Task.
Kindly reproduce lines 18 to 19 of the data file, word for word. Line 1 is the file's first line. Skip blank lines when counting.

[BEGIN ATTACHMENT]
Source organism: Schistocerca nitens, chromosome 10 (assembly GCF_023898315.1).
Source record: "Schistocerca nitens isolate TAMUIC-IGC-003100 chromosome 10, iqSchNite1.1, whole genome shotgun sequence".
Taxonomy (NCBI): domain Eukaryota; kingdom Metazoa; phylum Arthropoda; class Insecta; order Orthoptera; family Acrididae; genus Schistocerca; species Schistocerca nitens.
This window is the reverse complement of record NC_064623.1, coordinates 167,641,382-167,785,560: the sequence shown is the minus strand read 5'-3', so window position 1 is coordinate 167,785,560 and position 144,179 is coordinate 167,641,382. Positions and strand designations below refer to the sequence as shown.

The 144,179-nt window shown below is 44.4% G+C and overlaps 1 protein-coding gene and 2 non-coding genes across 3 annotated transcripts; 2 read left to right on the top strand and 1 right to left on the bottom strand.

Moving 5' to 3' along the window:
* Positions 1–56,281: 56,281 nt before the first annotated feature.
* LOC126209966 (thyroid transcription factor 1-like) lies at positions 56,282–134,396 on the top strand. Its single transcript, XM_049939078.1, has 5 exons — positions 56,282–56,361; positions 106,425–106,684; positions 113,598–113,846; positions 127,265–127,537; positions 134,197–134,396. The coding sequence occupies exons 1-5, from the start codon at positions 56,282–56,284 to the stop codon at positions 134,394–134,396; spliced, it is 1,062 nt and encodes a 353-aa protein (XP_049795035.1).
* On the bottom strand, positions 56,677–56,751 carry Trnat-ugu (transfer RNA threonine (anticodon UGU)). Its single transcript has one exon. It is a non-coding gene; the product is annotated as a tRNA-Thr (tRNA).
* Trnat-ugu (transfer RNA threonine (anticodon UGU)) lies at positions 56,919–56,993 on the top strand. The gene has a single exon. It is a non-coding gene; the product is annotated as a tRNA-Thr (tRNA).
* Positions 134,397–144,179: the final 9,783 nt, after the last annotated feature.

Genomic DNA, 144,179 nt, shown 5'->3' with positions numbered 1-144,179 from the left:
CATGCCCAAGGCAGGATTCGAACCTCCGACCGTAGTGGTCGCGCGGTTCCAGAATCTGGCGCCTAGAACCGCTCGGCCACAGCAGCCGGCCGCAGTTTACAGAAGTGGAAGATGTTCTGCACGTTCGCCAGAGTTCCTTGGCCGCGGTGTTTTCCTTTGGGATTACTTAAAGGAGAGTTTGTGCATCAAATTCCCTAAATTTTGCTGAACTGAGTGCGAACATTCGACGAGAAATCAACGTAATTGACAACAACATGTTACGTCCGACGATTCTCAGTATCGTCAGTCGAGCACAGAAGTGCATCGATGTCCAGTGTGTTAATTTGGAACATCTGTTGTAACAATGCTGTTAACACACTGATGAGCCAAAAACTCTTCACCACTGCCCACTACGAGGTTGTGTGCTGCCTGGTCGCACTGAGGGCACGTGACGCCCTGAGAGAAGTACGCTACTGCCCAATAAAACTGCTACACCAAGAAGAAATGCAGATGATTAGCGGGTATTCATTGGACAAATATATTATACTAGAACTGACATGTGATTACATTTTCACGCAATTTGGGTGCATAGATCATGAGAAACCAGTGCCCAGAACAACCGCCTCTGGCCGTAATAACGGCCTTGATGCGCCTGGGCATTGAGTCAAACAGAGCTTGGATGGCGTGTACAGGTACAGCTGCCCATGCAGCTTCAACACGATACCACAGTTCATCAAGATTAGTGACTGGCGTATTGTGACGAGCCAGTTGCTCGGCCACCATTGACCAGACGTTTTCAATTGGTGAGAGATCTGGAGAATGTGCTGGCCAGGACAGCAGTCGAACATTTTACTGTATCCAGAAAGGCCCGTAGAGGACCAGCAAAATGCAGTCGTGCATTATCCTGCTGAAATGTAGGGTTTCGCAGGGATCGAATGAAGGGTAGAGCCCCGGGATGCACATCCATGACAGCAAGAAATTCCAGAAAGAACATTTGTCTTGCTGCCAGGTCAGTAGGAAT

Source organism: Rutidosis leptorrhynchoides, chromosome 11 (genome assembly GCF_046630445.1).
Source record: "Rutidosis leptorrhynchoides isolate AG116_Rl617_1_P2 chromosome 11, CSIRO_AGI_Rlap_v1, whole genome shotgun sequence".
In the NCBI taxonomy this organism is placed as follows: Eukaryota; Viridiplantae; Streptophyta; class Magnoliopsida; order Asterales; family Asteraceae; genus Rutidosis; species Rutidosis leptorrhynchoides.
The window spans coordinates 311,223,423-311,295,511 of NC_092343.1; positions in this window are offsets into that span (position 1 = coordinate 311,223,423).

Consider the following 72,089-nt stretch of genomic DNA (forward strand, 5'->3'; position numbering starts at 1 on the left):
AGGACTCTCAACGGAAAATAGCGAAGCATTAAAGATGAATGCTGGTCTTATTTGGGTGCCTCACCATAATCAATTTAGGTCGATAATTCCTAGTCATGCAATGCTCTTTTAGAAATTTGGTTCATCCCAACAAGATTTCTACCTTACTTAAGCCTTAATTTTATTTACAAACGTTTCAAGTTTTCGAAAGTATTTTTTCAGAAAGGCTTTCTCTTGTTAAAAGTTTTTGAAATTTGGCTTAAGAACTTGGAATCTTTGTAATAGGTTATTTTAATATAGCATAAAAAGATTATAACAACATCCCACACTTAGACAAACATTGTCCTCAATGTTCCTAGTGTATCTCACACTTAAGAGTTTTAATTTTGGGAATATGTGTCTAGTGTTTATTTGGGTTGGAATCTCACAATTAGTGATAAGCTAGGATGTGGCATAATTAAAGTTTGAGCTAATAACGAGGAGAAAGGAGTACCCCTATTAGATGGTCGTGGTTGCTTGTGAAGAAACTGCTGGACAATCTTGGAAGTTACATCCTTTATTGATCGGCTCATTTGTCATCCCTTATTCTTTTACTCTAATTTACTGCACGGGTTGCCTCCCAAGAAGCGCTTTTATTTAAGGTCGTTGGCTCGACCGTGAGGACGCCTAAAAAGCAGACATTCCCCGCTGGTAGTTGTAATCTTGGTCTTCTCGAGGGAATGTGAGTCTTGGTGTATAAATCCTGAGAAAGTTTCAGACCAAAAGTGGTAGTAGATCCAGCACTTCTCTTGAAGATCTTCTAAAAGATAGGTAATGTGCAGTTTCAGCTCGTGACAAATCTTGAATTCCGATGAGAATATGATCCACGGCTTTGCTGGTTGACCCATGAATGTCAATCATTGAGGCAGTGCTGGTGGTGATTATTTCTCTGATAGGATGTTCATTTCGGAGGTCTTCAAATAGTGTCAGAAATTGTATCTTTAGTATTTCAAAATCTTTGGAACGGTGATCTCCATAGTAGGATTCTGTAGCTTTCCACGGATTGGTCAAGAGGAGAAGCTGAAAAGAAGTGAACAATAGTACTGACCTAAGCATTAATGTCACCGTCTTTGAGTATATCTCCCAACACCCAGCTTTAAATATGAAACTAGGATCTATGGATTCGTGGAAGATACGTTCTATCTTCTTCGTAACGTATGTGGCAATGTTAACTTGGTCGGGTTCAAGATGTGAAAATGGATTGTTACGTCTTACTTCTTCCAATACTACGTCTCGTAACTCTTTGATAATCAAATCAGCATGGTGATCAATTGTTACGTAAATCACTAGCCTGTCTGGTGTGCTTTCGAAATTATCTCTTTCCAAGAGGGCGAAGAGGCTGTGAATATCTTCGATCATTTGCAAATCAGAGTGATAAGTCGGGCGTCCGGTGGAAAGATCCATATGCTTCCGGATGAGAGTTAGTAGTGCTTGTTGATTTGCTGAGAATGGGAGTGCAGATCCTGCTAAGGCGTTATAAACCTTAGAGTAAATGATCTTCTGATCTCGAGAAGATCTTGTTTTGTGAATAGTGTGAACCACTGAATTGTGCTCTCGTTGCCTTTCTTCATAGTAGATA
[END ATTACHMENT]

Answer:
Consider the following 72,089-nt stretch of genomic DNA (forward strand, 5'->3'; position numbering starts at 1 on the left):
AGGACTCTCAACGGAAAATAGCGAAGCATTAAAGATGAATGCTGGTCTTATTTGGGTGCCTCACCATAATCAATTTAGGTCGATAATTCCTAGTCATGCAATGCTCTTTTAGAAATTTGGTTCATCCCAACAAGATTTCTACCTTACTTAAGCCTTAATTTTATTTACAAACGTTTCAAGTTTTCGAAAGTATTTTTTCAGAAAGGCTTTCTCTTGTTAAAAGTTTTTGAAATTTGGCTTAAGAACTTGGAATCTTTGTAATAGGTTATTTTAATATAGCATAAAAAGATTATAACAACATCCCACACTTAGACAAACATTGTCCTCAATGTTCCTAGTGTATCTCACACTTAAGAGTTTTAATTTTGGGAATATGTGTCTAGTGTTTATTTGGGTTGGAATCTCACAATTAGTGATAAGCTAGGATGTGGCATAATTAAAGTTTGAGCTAATAACGAGGAGAAAGGAGTACCCCTATTAGATGGTCGTGGTTGCTTGTGAAGAAACTGCTGGACAATCTTGGAAGTTACATCCTTTATTGATCGGCTCATTTGTCATCCCTTATTCTTTTACTCTAATTTACTGCACGGGTTGCCTCCCAAGAAGCGCTTTTATTTAAGGTCGTTGGCTCGACCGTGAGGACGCCTAAAAAGCAGACATTCCCCGCTGGTAGTTGTAATCTTGGTCTTCTCGAGGGAATGTGAGTCTTGGTGTATAAATCCTGAGAAAGTTTCAGACCAAAAGTGGTAGTAGATCCAGCACTTCTCTTGAAGATCTTCTAAAAGATAGGTAATGTGCAGTTTCAGCTCGTGACAAATCTTGAATTCCGATGAGAATATGATCCACGGCTTTGCTGGTTGACCCATGAATGTCAATCATTGAGGCAGTGCTGGTGGTGATTATTTCTCTGATAGGATGTTCATTTCGGAGGTCTTCAAATAGTGTCAGAAATTGTATCTTTAGTATTTCAAAATCTTTGGAACGGTGATCTCCATAGTAGGATTCTGTAGCTTTCCACGGATTGGTCAAGAGGAGAAGCTGAAAAGAAGTGAACAATAGTACTGACCTAAGCATTAATGTCACCGTCTTTGAGTATATCTCCCAACACCCAGCTTTAAATATGAAACTAGGATCTATGGATTCGTGGAAGATACGTTCTATCTTCTTCGTAACGTATGTGGCAATGTTAACTTGGTCGGGTTCAAGATGTGAAAATGGATTGTTACGTCTTACTTCTTCCAATACTACGTCTCGTAACTCTTTGATAATCAAATCAGCATGGTGATCAATTGTTACGTAAATCACTAGCCTGTCTGGTGTGCTTTCGAAATTATCTCTTTCCAAGAGGGCGAAGAGGCTGTGAATATCTTCGATCATTTGCAAATCAGAGTGATAAGTCGGGCGTCCGGTGGAAAGATCCATATGCTTCCGGATGAGAGTTAGTAGTGCTTGTTGATTTGCTGAGAATGGGAGTGCAGATCCTGCTAAGGCGTTATAAACCTTAGAGTAAATGATCTTCTGATCTCGAGAAGATCTTGTTTTGTGAATAGTGTGAACCACTGAATTGTGCTCTCGTTGCCTTTCTTCATAGTAGATA